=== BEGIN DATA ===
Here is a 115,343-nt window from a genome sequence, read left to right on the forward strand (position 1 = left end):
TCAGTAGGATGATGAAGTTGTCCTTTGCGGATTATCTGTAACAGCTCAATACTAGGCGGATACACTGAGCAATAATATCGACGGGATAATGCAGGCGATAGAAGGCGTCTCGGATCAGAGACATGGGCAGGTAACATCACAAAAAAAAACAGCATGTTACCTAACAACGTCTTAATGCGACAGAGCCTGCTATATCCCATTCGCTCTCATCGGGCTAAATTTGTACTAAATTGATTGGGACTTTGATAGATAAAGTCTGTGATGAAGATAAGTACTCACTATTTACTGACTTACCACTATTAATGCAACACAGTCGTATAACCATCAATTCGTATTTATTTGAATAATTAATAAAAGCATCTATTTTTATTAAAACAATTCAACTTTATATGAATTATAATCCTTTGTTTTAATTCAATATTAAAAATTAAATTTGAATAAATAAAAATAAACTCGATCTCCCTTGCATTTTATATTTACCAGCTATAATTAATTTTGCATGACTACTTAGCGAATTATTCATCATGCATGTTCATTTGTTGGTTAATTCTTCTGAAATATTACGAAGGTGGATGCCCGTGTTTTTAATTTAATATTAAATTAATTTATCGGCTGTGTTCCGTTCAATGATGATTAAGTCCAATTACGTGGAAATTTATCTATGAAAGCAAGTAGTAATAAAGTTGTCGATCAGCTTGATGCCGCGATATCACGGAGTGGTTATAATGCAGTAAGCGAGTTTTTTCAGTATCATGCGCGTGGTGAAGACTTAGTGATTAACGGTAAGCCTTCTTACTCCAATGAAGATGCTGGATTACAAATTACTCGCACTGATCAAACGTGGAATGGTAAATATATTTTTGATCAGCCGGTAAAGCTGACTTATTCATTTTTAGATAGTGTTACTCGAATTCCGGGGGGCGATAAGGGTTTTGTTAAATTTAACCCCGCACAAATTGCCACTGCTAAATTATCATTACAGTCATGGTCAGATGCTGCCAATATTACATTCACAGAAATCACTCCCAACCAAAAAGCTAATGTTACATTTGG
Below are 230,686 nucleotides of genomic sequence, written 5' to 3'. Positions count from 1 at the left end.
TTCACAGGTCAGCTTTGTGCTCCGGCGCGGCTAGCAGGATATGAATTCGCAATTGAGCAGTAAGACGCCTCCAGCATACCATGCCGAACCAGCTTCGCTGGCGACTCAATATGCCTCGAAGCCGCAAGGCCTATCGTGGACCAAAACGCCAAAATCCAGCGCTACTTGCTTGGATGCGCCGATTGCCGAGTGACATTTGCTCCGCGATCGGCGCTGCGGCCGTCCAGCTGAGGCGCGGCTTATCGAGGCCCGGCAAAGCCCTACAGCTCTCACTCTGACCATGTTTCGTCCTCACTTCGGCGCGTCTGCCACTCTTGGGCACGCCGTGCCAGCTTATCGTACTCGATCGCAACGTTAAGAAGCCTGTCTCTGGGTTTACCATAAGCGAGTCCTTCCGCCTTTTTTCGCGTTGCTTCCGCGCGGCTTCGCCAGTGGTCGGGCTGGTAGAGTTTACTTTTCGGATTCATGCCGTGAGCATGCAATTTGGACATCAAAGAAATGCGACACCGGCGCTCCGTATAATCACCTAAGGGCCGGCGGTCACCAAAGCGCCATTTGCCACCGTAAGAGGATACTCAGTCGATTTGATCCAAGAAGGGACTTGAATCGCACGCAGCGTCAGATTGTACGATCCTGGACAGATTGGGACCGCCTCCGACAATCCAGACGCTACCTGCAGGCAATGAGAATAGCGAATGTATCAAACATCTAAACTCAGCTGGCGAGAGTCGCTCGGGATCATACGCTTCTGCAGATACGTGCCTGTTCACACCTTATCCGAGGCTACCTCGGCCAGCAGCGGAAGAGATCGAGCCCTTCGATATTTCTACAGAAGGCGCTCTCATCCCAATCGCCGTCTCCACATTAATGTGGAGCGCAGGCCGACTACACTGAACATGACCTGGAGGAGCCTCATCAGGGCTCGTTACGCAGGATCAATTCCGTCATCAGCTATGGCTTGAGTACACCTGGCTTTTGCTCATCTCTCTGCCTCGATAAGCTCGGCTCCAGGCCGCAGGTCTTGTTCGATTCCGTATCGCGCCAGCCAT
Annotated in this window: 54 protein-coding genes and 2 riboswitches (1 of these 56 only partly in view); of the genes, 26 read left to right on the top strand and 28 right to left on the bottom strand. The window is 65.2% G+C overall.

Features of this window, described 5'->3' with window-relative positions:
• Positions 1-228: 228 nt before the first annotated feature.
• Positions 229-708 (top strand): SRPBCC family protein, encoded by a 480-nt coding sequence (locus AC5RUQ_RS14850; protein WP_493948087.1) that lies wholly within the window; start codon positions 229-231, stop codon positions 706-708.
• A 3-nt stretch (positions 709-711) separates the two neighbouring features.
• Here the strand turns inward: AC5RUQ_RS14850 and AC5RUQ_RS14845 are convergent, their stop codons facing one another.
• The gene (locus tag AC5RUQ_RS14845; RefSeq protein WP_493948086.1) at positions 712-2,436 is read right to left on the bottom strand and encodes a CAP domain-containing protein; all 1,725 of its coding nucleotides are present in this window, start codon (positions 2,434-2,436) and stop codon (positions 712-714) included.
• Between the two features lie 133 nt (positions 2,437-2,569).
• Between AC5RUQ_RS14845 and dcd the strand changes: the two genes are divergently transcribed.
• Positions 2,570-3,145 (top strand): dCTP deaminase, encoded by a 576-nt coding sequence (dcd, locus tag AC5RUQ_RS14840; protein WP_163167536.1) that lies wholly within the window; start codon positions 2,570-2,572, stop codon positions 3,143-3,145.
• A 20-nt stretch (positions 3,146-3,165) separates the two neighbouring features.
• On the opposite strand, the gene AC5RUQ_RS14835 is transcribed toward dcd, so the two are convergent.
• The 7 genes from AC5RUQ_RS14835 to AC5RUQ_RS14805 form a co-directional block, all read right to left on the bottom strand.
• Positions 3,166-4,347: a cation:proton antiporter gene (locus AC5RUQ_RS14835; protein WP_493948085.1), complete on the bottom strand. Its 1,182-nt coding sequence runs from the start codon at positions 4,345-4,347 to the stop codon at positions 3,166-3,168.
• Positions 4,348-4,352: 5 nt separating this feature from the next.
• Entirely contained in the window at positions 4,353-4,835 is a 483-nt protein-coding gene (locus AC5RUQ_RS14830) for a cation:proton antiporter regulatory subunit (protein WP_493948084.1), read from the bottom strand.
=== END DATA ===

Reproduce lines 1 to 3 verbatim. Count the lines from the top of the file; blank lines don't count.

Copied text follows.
Here is a 115,343-nt window from a genome sequence, read left to right on the forward strand (position 1 = left end):
TCAGTAGGATGATGAAGTTGTCCTTTGCGGATTATCTGTAACAGCTCAATACTAGGCGGATACACTGAGCAATAATATCGACGGGATAATGCAGGCGATAGAAGGCGTCTCGGATCAGAGACATGGGCAGGTAACATCACAAAAAAAAACAGCATGTTACCTAACAACGTCTTAATGCGACAGAGCCTGCTATATCCCATTCGCTCTCATCGGGCTAAATTTGTACTAAATTGATTGGGACTTTGATAGATAAAGTCTGTGATGAAGATAAGTACTCACTATTTACTGACTTACCACTATTAATGCAACACAGTCGTATAACCATCAATTCGTATTTATTTGAATAATTAATAAAAGCATCTATTTTTATTAAAACAATTCAACTTTATATGAATTATAATCCTTTGTTTTAATTCAATATTAAAAATTAAATTTGAATAAATAAAAATAAACTCGATCTCCCTTGCATTTTATATTTACCAGCTATAATTAATTTTGCATGACTACTTAGCGAATTATTCATCATGCATGTTCATTTGTTGGTTAATTCTTCTGAAATATTACGAAGGTGGATGCCCGTGTTTTTAATTTAATATTAAATTAATTTATCGGCTGTGTTCCGTTCAATGATGATTAAGTCCAATTACGTGGAAATTTATCTATGAAAGCAAGTAGTAATAAAGTTGTCGATCAGCTTGATGCCGCGATATCACGGAGTGGTTATAATGCAGTAAGCGAGTTTTTTCAGTATCATGCGCGTGGTGAAGACTTAGTGATTAACGGTAAGCCTTCTTACTCCAATGAAGATGCTGGATTACAAATTACTCGCACTGATCAAACGTGGAATGGTAAATATATTTTTGATCAGCCGGTAAAGCTGACTTATTCATTTTTAGATAGTGTTACTCGAATTCCGGGGGGCGATAAGGGTTTTGTTAAATTTAACCCCGCACAAATTGCCACTGCTAAATTATCATTACAGTCATGGTCAGATGCTGCCAATATTACATTCACAGAAATCACTCCCAACCAAAAAGCTAATGTTACATTTGG
Below are 230,686 nucleotides of genomic sequence, written 5' to 3'. Positions count from 1 at the left end.